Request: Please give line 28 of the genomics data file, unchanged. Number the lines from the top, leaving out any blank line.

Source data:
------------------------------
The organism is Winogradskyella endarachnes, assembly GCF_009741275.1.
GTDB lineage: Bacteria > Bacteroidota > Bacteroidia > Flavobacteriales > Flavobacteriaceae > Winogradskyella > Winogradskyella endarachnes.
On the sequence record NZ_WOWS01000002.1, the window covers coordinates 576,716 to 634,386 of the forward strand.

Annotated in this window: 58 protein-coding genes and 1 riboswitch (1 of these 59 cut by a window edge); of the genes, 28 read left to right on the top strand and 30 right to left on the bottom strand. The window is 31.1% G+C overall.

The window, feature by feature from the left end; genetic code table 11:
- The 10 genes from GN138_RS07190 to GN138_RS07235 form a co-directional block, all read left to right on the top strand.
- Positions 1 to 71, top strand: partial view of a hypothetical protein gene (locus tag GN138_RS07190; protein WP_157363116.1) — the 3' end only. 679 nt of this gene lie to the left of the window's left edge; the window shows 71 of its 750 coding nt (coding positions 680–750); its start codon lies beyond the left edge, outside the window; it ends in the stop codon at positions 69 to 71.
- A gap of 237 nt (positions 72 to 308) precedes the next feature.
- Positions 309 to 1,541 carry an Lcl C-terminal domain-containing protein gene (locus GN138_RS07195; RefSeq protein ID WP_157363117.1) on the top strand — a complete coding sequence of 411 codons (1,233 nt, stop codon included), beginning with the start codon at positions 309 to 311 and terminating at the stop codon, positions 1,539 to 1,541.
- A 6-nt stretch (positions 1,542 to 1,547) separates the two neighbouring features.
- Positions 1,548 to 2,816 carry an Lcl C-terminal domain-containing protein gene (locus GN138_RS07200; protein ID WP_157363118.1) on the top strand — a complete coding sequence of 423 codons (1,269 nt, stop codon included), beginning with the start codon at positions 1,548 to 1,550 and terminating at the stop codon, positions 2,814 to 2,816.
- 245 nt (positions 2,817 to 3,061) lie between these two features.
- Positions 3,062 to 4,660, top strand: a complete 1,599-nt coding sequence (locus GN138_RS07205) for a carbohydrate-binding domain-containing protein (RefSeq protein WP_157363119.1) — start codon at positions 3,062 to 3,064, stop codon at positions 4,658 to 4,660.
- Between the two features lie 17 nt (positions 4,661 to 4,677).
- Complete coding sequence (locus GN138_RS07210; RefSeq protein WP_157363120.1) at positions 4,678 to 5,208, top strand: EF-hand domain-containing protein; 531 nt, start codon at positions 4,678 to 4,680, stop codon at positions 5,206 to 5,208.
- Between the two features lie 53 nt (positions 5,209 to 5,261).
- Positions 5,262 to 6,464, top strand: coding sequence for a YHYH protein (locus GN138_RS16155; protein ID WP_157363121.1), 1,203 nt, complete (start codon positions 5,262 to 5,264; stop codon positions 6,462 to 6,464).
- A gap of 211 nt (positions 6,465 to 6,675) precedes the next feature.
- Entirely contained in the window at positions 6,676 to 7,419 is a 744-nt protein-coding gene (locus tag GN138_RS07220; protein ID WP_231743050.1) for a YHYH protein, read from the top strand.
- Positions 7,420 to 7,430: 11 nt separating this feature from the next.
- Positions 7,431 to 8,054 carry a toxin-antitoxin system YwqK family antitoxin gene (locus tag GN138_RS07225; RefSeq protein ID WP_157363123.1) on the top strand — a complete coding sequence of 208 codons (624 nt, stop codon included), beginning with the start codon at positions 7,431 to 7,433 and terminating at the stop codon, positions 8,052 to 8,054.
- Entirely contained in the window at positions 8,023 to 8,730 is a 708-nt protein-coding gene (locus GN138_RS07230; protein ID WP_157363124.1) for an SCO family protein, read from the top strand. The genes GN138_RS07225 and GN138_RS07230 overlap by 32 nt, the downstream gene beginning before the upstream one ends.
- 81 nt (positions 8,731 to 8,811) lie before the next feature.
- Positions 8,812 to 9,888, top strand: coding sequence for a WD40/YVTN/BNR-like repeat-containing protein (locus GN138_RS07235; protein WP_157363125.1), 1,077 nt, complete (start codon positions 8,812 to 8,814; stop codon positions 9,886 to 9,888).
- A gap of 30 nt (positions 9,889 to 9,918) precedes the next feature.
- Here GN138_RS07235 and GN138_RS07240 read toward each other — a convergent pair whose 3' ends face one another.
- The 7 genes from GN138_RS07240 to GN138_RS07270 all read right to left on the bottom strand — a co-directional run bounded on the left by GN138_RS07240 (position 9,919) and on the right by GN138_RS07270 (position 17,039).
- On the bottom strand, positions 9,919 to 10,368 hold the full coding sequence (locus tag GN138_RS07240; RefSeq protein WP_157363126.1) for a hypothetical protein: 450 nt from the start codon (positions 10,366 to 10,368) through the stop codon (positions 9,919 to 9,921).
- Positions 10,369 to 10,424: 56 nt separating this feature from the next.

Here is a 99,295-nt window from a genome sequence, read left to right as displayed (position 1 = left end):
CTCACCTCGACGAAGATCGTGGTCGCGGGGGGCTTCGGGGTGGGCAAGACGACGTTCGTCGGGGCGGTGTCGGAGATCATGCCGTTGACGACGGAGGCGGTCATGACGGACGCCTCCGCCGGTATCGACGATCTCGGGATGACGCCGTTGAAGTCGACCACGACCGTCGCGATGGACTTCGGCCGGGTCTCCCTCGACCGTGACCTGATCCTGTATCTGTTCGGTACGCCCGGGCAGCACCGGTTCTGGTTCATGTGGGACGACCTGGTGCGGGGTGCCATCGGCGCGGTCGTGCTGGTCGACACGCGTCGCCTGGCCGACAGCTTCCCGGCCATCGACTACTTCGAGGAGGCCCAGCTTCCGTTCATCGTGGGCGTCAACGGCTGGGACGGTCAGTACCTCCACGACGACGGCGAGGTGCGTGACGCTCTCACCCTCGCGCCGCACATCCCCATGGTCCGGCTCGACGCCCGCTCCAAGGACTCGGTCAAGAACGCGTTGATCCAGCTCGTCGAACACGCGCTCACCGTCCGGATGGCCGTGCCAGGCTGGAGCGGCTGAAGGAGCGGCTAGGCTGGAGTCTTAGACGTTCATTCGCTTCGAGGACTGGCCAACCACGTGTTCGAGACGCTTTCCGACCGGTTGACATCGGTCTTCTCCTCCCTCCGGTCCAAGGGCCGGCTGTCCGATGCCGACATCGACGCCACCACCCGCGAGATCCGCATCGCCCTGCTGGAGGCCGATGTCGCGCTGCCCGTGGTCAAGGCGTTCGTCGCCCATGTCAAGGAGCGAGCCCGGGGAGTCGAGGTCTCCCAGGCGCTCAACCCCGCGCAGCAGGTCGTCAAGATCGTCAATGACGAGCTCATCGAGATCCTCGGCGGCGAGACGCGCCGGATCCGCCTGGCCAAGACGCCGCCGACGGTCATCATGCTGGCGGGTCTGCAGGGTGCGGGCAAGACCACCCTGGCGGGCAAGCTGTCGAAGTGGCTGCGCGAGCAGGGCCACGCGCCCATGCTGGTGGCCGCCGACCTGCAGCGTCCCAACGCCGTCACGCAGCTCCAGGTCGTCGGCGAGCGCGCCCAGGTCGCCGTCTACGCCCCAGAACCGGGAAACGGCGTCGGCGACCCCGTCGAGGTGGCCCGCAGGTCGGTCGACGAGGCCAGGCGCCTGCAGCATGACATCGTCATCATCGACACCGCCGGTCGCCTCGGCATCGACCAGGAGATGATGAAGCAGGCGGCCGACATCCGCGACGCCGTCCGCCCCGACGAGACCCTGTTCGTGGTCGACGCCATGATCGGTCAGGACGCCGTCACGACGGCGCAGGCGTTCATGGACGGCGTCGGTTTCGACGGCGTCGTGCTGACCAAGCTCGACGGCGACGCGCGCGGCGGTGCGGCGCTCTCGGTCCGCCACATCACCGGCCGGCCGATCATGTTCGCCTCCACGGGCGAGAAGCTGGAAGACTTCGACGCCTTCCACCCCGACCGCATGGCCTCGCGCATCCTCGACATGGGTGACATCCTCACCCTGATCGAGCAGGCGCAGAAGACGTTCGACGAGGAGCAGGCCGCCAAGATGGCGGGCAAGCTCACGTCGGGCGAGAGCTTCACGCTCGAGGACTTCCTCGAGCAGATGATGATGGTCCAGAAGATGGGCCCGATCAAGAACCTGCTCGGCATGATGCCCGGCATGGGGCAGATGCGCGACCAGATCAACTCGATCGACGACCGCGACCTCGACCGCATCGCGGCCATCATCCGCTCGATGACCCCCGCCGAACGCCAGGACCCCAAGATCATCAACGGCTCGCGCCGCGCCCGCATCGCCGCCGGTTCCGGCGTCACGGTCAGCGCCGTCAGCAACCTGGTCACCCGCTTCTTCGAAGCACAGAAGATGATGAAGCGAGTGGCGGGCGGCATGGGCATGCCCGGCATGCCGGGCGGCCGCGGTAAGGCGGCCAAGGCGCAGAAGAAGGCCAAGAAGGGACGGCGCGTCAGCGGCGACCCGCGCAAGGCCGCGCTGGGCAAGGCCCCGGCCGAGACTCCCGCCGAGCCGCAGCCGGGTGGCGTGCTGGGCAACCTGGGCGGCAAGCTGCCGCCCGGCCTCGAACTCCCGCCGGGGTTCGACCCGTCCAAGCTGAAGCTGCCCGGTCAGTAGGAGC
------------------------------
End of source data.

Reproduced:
- On the bottom strand, positions 9,919 to 10,368 hold the full coding sequence (locus tag GN138_RS07240; RefSeq protein WP_157363126.1) for a hypothetical protein: 450 nt from the start codon (positions 10,366 to 10,368) through the stop codon (positions 9,919 to 9,921).